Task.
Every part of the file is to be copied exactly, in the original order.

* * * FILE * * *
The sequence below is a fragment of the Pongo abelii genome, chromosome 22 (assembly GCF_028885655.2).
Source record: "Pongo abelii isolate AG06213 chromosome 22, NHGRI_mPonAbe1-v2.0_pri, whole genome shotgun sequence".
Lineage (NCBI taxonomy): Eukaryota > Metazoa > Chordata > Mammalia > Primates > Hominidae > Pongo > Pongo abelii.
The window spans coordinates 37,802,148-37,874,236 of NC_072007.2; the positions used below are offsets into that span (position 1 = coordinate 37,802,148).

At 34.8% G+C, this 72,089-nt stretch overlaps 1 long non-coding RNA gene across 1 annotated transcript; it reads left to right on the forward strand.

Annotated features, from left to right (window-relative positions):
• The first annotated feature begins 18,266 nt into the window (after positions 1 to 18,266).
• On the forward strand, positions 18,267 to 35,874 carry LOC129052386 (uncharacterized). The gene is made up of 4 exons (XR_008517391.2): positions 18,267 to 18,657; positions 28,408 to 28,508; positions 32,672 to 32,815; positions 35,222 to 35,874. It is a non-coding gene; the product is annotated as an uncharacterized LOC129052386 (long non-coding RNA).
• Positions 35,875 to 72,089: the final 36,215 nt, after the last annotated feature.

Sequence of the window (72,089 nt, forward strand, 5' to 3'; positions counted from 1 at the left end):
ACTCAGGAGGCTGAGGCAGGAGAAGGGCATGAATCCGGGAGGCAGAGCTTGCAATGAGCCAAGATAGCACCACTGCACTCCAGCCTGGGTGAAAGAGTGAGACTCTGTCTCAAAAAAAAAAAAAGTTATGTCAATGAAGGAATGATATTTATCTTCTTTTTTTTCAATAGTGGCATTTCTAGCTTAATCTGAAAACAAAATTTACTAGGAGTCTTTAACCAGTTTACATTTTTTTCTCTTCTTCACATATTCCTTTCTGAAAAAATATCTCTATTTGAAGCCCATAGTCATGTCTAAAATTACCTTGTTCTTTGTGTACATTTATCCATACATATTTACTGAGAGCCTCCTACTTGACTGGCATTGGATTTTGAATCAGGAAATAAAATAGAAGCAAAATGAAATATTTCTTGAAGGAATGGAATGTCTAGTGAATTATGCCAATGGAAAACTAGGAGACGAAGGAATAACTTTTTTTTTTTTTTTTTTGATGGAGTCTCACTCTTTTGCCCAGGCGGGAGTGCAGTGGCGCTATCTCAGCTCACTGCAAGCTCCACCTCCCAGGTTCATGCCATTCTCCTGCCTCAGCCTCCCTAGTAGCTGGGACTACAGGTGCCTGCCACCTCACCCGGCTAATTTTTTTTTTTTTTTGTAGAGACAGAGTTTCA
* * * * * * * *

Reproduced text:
The sequence below is a fragment of the Pongo abelii genome, chromosome 22 (assembly GCF_028885655.2).
Source record: "Pongo abelii isolate AG06213 chromosome 22, NHGRI_mPonAbe1-v2.0_pri, whole genome shotgun sequence".
Lineage (NCBI taxonomy): Eukaryota > Metazoa > Chordata > Mammalia > Primates > Hominidae > Pongo > Pongo abelii.
The window spans coordinates 37,802,148-37,874,236 of NC_072007.2; the positions used below are offsets into that span (position 1 = coordinate 37,802,148).

At 34.8% G+C, this 72,089-nt stretch overlaps 1 long non-coding RNA gene across 1 annotated transcript; it reads left to right on the forward strand.

Annotated features, from left to right (window-relative positions):
• The first annotated feature begins 18,266 nt into the window (after positions 1 to 18,266).
• On the forward strand, positions 18,267 to 35,874 carry LOC129052386 (uncharacterized). The gene is made up of 4 exons (XR_008517391.2): positions 18,267 to 18,657; positions 28,408 to 28,508; positions 32,672 to 32,815; positions 35,222 to 35,874. It is a non-coding gene; the product is annotated as an uncharacterized LOC129052386 (long non-coding RNA).
• Positions 35,875 to 72,089: the final 36,215 nt, after the last annotated feature.

Sequence of the window (72,089 nt, forward strand, 5' to 3'; positions counted from 1 at the left end):
ACTCAGGAGGCTGAGGCAGGAGAAGGGCATGAATCCGGGAGGCAGAGCTTGCAATGAGCCAAGATAGCACCACTGCACTCCAGCCTGGGTGAAAGAGTGAGACTCTGTCTCAAAAAAAAAAAAAGTTATGTCAATGAAGGAATGATATTTATCTTCTTTTTTTTCAATAGTGGCATTTCTAGCTTAATCTGAAAACAAAATTTACTAGGAGTCTTTAACCAGTTTACATTTTTTTCTCTTCTTCACATATTCCTTTCTGAAAAAATATCTCTATTTGAAGCCCATAGTCATGTCTAAAATTACCTTGTTCTTTGTGTACATTTATCCATACATATTTACTGAGAGCCTCCTACTTGACTGGCATTGGATTTTGAATCAGGAAATAAAATAGAAGCAAAATGAAATATTTCTTGAAGGAATGGAATGTCTAGTGAATTATGCCAATGGAAAACTAGGAGACGAAGGAATAACTTTTTTTTTTTTTTTTTTGATGGAGTCTCACTCTTTTGCCCAGGCGGGAGTGCAGTGGCGCTATCTCAGCTCACTGCAAGCTCCACCTCCCAGGTTCATGCCATTCTCCTGCCTCAGCCTCCCTAGTAGCTGGGACTACAGGTGCCTGCCACCTCACCCGGCTAATTTTTTTTTTTTTTTGTAGAGACAGAGTTTCA